The doctor looks at literature - by Joseph Collins - (1923) ebook

The doctor looks at the literature, psychological studies of life and letters

The doctor looks at literature

Few words attract us like the word psychology. It has the call of the unknown, the lure of the mysterious. It is used and heard so frequently that it has come to have a definite connotation, but the individual who is asked to say what it is finds it difficult either to be exact or exhaustive. Psychologists themselves experience similar difficulties. 

Psychology means the science of the soul, but we have no clearer conception of the soul today than Aristotle had when he wrote his treatise on it. Professor Palmer states that William James once said that psychology was “a nasty little subject,” and that “all one cares to know lies outside.” Doubtless, many who have far less knowledge of it have often felt the same way. The present fate of psychology, or the science of mental life, is to be handled either as a department of metaphysics or as a subsidiary to so-called intelligence testing. 

The few remaining true psychologists are the physiological psychologists and a small group of behaviourists. In this country Woodworth, who takes the ground of utilising the best in the arsenal of both the intro- specialists and the behaviourists, and calls the result “dynamic psychology,” leads the former; and Watson the latter. Psychology has no interest in the nature of the soul, its origin or destiny, or in the reality of ideas. 

Nor does it concern itself with an explanation of mental phenomena in terms of forces that can neither be experienced nor inferred from experience. It is concerned with the facts of mental life and with describ¬ ing, analysing, and classifying them. When it has done this it hands the results over to the logician who occupies himself with them from a purposeful rather than a causal point of view, and he makes what he may of them, or he puts them at the disposal of fellow scientists who use them to support conjectures or to give foundation to theories.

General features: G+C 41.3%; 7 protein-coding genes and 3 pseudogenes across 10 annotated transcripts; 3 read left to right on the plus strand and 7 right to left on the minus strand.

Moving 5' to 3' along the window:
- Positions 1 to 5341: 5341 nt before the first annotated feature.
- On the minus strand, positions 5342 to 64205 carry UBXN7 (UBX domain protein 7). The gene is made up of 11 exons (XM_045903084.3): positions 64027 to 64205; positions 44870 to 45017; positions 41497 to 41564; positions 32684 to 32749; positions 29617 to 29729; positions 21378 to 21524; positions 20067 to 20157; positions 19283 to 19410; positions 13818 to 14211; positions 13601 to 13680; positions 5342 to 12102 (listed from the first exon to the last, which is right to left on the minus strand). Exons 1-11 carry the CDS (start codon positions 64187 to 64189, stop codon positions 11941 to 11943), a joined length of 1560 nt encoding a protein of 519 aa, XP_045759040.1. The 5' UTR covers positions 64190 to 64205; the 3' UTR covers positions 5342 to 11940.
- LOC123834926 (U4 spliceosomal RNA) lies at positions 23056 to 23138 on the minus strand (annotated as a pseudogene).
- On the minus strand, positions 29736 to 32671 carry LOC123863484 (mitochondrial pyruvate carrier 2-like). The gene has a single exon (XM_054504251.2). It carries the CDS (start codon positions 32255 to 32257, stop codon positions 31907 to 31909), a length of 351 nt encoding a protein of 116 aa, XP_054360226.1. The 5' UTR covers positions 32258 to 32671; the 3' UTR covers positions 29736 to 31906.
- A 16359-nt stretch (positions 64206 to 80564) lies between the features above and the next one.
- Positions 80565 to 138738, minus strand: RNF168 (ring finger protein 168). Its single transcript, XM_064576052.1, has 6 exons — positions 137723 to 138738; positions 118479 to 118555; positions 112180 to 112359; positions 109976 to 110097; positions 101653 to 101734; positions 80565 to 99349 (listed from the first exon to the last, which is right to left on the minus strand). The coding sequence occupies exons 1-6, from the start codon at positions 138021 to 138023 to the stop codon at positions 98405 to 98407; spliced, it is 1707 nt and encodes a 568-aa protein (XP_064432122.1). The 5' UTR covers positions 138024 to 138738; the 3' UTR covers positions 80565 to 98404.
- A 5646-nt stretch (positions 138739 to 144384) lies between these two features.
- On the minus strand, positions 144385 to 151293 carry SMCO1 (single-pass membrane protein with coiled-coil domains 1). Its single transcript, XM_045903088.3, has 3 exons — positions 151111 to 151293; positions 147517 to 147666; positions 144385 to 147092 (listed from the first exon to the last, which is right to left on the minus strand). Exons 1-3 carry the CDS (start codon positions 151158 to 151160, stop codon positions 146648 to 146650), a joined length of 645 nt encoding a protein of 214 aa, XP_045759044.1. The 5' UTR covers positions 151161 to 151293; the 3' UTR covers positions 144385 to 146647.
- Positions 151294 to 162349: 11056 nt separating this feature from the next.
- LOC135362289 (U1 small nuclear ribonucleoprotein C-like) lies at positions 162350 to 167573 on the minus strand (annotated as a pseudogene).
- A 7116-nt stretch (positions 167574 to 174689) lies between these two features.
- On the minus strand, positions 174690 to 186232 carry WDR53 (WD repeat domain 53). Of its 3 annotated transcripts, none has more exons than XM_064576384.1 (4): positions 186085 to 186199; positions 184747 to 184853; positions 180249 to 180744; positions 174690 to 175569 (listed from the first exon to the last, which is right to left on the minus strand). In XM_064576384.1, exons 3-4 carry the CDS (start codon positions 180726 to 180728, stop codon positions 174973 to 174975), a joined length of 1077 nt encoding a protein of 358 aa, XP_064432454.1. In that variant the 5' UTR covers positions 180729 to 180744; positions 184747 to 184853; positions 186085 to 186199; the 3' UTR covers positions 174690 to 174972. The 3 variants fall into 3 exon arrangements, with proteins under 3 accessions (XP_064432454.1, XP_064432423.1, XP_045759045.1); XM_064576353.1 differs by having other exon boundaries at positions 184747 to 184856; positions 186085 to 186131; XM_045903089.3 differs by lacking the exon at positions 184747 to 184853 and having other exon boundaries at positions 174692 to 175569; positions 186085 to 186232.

I Psychology and Fiction.15
II Ireland’s Latest Literary Antinomian: James Joyce 35
III Feodor Dostoievsky: Tragedist, Prophet, and Psychologist .61
IV Dorothy Richardson and Her Censor.96
V Marcel Proust: Master Psychologist and Pilot of he “Vraie Vie”.116
VI Two Literary Ladies of London: Katherine Mansfield and Rebecca West.151
VII Two Lesser Literary Ladies of London: Stella Benson and Virginia Woolf. 181
VIII The Psychology of the Diarist: W. N. T. Barbellion 191
IX The Psychology of the Diarist: Henri-Frederic miel.219
X Georges Duhamel: Poet, Pacifist, and Physician. 237
XI Even Yet It Can’t Be Told—the Whole Truth about D. H. Lawrence. 256
XII The Joy of Living and Writing about It: John St. Loe Strachey.289
XIII The King of Gath unto His Servant: Magazine insanity .307

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